The 21st century has so far seen three great crises: the terrorist attacks of September 11, 2001, the financial collapse of 2008, and the COVID-19 pandemic—which has by itself already inflicted a greater toll in life, liberty, and prosperity than its two predecessors combined. And just as COVID has upended our daily lives, it’s transformed the political terrain, with governments at all levels exercising emergency powers rarely seen outside the context of total war.
But “panic is its own contagion,” and with so much at stake, what’s needed now is a calm, realistic assessment of the choices ahead—a guide to policies that can stem the damage while avoiding permanent transformation of American life and law. The Cato Institute intends to meet that need with the new series of policy‐focused essays we’re debuting today.
The aim of Pandemics and Policy is to address “what went wrong, what we’ve learned, and how to prepare for the next time,” providing an issue‐by‐issue roadmap out of danger and back to normalcy. As with Cato’s longstanding Handbook for Policymakers, each entry in the series begins with a list of action‐items for lawmakers; but unlike the traditional bound‐volume Handbook, Pandemics and Policy will be published serially online, starting with the 10 essays released today.
Not long after we first had the idea for this project, I went back to look at the Cato Handbook editions released after prior national emergencies. It wasn’t hard to discern a running theme: in each case, the Beltway intelligentsia issued an indictment of the American heritage of limited government. “Well before the wreckage of the World Trade Center had stopped smoldering,” Ed Crane and David Boaz observed in the first post‐9/11 Handbook, pundits and pols “were eagerly heralding the ‘fall’ of libertarianism and the ‘death’ of small‐government conservatism. September 11 had proven—had it not?—the necessity of a muscular central government with sweeping powers.” By the decade’s end, as the country struggled to recover from the worldwide financial collapse, Crane and Boaz noted the cognoscenti’s insistence “that the credit crisis means ‘the end of libertarianism’ or even more dramatically ‘the end of American capitalism.’’’
Thankfully, reports of those deaths were greatly exaggerated. But the novel Coronavirus that reached U.S. shores in early 2020 has provided a new rationale for those seeking radical change to American institutions: another serious crisis they’re determined won’t go to waste. The New York Times editorial board, for example, frames the pandemic as a Civil War/Great Depression‐scale constitutional moment that should be seized upon to uproot inequality and transform health care, housing, education, and “the balance of power between employers and workers.” For too many public intellectuals and political leaders, permanent transformation is the goal—“there are no libertarians in a pandemic,” they insist, nor should there be.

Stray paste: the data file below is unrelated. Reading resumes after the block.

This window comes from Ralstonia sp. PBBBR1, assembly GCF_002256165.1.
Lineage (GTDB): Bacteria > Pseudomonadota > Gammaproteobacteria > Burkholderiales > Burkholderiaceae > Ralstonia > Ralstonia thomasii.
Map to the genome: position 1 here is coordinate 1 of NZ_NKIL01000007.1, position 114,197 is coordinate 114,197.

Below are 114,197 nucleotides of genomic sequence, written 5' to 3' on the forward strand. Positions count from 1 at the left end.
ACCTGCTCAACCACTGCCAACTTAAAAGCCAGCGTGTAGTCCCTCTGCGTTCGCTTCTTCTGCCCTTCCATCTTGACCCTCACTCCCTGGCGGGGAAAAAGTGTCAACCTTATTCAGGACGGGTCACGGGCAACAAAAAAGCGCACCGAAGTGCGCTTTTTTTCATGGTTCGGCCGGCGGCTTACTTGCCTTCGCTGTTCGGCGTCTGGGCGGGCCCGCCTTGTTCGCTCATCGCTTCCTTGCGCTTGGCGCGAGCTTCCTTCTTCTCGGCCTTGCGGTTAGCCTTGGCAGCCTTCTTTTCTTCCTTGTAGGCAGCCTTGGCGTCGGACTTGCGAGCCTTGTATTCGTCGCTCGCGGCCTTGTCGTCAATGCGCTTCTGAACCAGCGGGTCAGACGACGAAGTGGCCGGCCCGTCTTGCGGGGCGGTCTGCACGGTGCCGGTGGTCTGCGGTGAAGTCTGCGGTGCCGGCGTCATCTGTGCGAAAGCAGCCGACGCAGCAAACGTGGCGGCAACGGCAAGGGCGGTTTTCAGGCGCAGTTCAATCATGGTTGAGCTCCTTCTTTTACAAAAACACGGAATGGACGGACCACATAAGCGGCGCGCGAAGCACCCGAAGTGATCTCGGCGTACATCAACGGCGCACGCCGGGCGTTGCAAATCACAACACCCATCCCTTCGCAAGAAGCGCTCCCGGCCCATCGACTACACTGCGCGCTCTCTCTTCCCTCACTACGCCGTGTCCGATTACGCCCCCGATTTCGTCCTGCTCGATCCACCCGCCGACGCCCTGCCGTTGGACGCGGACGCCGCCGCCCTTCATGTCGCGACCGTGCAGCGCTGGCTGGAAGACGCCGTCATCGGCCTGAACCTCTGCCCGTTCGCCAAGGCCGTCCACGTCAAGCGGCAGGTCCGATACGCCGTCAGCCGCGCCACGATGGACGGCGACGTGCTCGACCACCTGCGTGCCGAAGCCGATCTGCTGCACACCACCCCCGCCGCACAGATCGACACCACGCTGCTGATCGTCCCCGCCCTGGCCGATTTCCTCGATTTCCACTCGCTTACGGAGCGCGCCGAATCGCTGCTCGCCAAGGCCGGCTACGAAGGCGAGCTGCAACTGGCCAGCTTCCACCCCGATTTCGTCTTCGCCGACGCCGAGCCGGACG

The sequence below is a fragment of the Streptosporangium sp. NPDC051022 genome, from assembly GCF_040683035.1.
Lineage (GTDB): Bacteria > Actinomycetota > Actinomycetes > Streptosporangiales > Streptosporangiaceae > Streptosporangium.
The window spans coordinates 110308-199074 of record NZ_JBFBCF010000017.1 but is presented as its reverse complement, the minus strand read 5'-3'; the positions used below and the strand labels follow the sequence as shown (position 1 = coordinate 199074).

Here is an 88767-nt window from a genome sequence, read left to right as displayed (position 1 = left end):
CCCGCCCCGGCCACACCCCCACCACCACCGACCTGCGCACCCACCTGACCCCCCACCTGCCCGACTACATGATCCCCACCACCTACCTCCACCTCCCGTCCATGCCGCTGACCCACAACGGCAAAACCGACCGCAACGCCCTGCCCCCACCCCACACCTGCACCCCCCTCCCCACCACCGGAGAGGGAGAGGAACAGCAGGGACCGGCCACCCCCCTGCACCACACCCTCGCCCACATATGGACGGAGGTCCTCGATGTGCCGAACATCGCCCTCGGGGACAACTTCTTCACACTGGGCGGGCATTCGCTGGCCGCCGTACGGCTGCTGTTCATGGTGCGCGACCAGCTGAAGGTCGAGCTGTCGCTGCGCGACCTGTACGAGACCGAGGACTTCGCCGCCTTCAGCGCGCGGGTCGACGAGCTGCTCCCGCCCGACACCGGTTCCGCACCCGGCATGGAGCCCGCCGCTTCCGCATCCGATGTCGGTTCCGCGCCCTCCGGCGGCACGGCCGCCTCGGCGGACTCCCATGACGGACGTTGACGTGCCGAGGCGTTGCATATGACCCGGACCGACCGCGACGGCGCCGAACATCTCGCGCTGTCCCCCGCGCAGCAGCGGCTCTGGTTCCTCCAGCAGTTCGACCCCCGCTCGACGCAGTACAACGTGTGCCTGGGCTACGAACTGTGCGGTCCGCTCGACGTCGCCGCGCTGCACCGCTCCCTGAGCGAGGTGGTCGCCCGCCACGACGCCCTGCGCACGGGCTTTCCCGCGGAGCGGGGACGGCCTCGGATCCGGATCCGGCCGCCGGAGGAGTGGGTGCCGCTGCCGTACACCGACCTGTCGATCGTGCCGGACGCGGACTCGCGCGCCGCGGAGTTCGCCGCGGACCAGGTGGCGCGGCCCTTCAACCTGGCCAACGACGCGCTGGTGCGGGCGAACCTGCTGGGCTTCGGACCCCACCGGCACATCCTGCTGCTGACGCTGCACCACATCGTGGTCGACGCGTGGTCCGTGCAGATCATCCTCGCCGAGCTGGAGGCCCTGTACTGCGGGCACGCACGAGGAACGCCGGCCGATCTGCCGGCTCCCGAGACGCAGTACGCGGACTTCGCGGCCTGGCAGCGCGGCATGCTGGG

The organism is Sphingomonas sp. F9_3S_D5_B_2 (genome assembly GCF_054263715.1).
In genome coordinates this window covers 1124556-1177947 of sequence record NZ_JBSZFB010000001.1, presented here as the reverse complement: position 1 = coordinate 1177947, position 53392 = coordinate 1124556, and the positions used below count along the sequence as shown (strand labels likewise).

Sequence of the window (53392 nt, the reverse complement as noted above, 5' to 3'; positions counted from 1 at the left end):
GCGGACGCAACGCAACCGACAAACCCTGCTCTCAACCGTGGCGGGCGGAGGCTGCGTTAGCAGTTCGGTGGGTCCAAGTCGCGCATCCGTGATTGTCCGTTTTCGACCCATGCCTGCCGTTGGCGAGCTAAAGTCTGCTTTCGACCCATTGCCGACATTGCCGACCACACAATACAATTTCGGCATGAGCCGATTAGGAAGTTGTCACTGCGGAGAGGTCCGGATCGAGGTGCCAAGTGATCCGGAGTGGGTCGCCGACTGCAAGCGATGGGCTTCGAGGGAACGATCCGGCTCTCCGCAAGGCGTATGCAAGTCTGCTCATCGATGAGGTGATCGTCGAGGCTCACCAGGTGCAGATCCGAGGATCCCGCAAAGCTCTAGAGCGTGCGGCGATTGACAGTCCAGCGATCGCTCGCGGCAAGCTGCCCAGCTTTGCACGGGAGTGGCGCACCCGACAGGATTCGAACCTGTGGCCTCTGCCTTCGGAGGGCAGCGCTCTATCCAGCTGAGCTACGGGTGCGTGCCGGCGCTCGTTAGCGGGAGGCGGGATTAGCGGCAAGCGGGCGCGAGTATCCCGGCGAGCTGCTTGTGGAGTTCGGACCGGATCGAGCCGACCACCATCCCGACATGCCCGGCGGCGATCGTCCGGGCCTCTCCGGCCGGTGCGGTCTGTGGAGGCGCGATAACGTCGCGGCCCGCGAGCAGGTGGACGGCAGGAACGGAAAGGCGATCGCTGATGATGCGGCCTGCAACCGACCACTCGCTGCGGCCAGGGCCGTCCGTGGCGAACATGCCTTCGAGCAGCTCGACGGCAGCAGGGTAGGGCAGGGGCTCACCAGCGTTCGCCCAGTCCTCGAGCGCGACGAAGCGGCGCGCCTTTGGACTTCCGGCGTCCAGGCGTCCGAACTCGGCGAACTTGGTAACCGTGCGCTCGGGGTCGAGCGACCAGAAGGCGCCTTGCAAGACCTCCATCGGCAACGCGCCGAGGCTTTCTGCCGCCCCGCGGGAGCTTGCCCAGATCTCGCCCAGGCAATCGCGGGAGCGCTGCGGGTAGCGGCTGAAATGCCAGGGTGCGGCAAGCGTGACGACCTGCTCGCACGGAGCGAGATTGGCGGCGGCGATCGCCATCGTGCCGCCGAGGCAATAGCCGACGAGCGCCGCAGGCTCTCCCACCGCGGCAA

Those of us at Cato beg to differ. To be sure, a black‐swan event like a once‐in‐a‐century pandemic would present a challenge to any political philosophy. But from the massive regulatory failures that stifled test development, to archaic restrictions that slowed the health‐care sector’s response, the U.S. response to the COVID-19 pandemic has been a disaster compounded by government overreach—as Charles Silver and David Hyman put it in the piece that leads off this collection, “a master class in government failure.”
The 10 essays we’re publishing today provide a principled overview of the good, the bad, and the simply difficult policy choices presented by the spread of a deadly communicable disease. They identify errors to be avoided, such as a backlash against international trade or a dangerous enhancement of public‐health surveillance authorities; they also provide roadmaps toward a decentralized and flexible education system and an inclusive economic recovery that benefits those hit hardest by the post‐COVID contraction. In the weeks and months to come, Pandemics and Policy will treat the entire range of Cato’s policy work, providing lawmakers with an actionable guide to policies that can harness American ingenuity and foster a resilient society capable of meeting the challenges ahead.
A couple weeks ago, I blogged about “an unfortunate innovation in executive power” during the Obama administration, which I called “leverage policymaking.” In a nutshell, “leverage policymaking” entails regulatory agencies using individual transactions with large corporations—such as enforcement or licensing actions—to achieve broad policy results.
Last week, Cato published a Legal Policy Bulletin about another unfortunate innovation in executive power, but this one was pioneered by the Trump administration. I call it the “ad hoc administrative state”; below, I’ve excerpted the short paper’s executive summary: